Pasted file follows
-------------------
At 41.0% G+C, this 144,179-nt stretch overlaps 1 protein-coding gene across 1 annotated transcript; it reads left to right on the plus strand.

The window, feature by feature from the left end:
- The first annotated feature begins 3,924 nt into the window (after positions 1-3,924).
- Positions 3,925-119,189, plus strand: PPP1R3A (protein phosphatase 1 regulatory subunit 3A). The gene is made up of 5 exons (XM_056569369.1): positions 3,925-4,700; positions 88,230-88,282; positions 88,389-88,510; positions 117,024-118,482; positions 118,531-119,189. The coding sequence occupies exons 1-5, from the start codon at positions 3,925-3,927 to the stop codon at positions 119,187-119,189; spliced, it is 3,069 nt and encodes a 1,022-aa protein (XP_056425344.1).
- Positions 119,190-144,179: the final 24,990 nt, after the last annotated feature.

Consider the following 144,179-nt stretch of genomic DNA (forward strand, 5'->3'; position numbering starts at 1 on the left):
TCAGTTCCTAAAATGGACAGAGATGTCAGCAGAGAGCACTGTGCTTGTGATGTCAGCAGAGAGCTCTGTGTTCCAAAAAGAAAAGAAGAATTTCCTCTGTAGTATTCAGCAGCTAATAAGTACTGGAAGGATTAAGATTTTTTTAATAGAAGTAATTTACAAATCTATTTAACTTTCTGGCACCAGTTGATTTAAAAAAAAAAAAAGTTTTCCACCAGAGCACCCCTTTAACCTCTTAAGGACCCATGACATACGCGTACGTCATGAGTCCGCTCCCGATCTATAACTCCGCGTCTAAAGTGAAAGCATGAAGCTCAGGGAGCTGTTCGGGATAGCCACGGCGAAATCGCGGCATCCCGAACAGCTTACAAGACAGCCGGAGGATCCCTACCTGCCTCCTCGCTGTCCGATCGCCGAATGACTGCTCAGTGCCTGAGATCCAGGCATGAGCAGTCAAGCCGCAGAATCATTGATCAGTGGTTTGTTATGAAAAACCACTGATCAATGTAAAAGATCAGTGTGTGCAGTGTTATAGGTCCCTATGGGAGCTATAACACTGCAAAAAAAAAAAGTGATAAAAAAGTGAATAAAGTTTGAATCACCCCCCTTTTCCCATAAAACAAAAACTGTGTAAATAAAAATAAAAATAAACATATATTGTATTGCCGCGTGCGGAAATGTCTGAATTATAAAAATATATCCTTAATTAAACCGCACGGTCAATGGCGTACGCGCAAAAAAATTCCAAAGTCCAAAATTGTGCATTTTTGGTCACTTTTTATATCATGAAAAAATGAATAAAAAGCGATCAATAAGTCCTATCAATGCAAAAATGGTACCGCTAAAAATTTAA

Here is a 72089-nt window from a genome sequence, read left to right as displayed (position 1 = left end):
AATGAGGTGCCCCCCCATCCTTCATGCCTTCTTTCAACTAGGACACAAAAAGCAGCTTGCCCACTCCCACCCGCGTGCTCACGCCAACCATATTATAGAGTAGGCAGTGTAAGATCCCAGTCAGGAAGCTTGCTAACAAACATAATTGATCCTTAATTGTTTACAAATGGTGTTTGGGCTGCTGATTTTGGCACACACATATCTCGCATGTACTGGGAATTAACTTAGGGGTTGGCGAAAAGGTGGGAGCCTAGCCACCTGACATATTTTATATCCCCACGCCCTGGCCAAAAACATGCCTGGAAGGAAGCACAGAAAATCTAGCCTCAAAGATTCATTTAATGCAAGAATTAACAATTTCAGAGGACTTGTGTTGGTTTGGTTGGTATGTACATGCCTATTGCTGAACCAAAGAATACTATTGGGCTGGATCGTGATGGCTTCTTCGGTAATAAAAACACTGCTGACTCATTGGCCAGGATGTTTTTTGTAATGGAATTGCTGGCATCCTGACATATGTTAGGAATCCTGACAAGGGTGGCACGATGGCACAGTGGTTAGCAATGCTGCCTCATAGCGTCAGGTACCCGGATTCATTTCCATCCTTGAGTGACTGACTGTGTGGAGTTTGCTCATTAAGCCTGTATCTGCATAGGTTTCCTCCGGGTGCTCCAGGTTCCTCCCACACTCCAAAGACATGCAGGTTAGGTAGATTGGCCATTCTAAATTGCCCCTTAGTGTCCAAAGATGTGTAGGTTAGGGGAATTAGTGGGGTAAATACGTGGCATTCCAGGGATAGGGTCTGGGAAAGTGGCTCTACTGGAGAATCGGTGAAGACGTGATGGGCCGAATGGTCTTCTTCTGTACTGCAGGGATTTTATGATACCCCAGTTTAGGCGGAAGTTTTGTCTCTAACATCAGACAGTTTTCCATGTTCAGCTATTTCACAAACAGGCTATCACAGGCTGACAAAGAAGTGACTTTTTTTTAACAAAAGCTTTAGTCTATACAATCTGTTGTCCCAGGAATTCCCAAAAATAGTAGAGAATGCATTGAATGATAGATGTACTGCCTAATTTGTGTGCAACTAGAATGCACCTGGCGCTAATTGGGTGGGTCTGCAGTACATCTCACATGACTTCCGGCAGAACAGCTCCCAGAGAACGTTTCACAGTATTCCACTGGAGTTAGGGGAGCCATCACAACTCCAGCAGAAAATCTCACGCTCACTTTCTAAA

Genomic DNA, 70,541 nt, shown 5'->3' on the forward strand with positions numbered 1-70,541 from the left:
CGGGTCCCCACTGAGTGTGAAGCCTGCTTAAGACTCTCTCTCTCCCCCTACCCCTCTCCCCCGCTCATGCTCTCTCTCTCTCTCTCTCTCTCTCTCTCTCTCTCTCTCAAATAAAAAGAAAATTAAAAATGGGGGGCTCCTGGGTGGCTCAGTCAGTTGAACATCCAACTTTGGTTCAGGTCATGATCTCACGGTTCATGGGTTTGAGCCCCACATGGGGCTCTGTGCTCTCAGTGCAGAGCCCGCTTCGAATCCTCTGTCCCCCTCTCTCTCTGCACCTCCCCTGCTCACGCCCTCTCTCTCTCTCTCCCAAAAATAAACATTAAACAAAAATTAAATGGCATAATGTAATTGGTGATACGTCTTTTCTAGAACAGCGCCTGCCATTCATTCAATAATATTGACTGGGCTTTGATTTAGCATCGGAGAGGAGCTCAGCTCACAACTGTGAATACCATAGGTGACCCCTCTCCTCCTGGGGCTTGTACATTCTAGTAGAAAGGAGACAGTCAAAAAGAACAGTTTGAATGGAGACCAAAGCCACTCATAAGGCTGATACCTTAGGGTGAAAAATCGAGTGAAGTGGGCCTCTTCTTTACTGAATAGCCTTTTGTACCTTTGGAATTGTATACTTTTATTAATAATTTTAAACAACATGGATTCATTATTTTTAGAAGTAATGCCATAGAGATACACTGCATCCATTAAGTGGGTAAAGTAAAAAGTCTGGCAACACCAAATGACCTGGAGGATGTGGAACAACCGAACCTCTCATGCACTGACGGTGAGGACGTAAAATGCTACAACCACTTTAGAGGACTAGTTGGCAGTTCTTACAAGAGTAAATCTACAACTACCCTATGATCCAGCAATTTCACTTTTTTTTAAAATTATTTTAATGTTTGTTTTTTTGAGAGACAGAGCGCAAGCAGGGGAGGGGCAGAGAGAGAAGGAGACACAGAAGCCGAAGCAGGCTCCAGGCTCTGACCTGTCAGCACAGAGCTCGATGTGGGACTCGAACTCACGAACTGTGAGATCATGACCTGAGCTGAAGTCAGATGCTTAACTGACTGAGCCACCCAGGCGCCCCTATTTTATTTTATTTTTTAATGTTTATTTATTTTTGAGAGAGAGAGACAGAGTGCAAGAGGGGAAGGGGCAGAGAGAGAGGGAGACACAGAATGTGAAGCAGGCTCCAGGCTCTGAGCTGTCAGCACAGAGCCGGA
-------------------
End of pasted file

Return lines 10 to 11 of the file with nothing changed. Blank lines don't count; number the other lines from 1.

Genomic DNA, 70,541 nt, shown 5'->3' on the forward strand with positions numbered 1-70,541 from the left:
CGGGTCCCCACTGAGTGTGAAGCCTGCTTAAGACTCTCTCTCTCCCCCTACCCCTCTCCCCCGCTCATGCTCTCTCTCTCTCTCTCTCTCTCTCTCTCTCTCTCTCTCAAATAAAAAGAAAATTAAAAATGGGGGGCTCCTGGGTGGCTCAGTCAGTTGAACATCCAACTTTGGTTCAGGTCATGATCTCACGGTTCATGGGTTTGAGCCCCACATGGGGCTCTGTGCTCTCAGTGCAGAGCCCGCTTCGAATCCTCTGTCCCCCTCTCTCTCTGCACCTCCCCTGCTCACGCCCTCTCTCTCTCTCTCCCAAAAATAAACATTAAACAAAAATTAAATGGCATAATGTAATTGGTGATACGTCTTTTCTAGAACAGCGCCTGCCATTCATTCAATAATATTGACTGGGCTTTGATTTAGCATCGGAGAGGAGCTCAGCTCACAACTGTGAATACCATAGGTGACCCCTCTCCTCCTGGGGCTTGTACATTCTAGTAGAAAGGAGACAGTCAAAAAGAACAGTTTGAATGGAGACCAAAGCCACTCATAAGGCTGATACCTTAGGGTGAAAAATCGAGTGAAGTGGGCCTCTTCTTTACTGAATAGCCTTTTGTACCTTTGGAATTGTATACTTTTATTAATAATTTTAAACAACATGGATTCATTATTTTTAGAAGTAATGCCATAGAGATACACTGCATCCATTAAGTGGGTAAAGTAAAAAGTCTGGCAACACCAAATGACCTGGAGGATGTGGAACAACCGAACCTCTCATGCACTGACGGTGAGGACGTAAAATGCTACAACCACTTTAGAGGACTAGTTGGCAGTTCTTACAAGAGTAAATCTACAACTACCCTATGATCCAGCAATTTCACTTTTTTTTAAAATTATTTTAATGTTTGTTTTTTTGAGAGACAGAGCGCAAGCAGGGGAGGGGCAGAGAGAGAAGGAGACACAGAAGCCGAAGCAGGCTCCAGGCTCTGACCTGTCAGCACAGAGCTCGATGTGGGACTCGAACTCACGAACTGTGAGATCATGACCTGAGCTGAAGTCAGATGCTTAACTGACTGAGCCACCCAGGCGCCCCTATTTTATTTTATTTTTTAATGTTTATTTATTTTTGAGAGAGAGAGACAGAGTGCAAGAGGGGAAGGGGCAGAGAGAGAGGGAGACACAGAATGTGAAGCAGGCTCCAGGCTCTGAGCTGTCAGCACAGAGCCGGA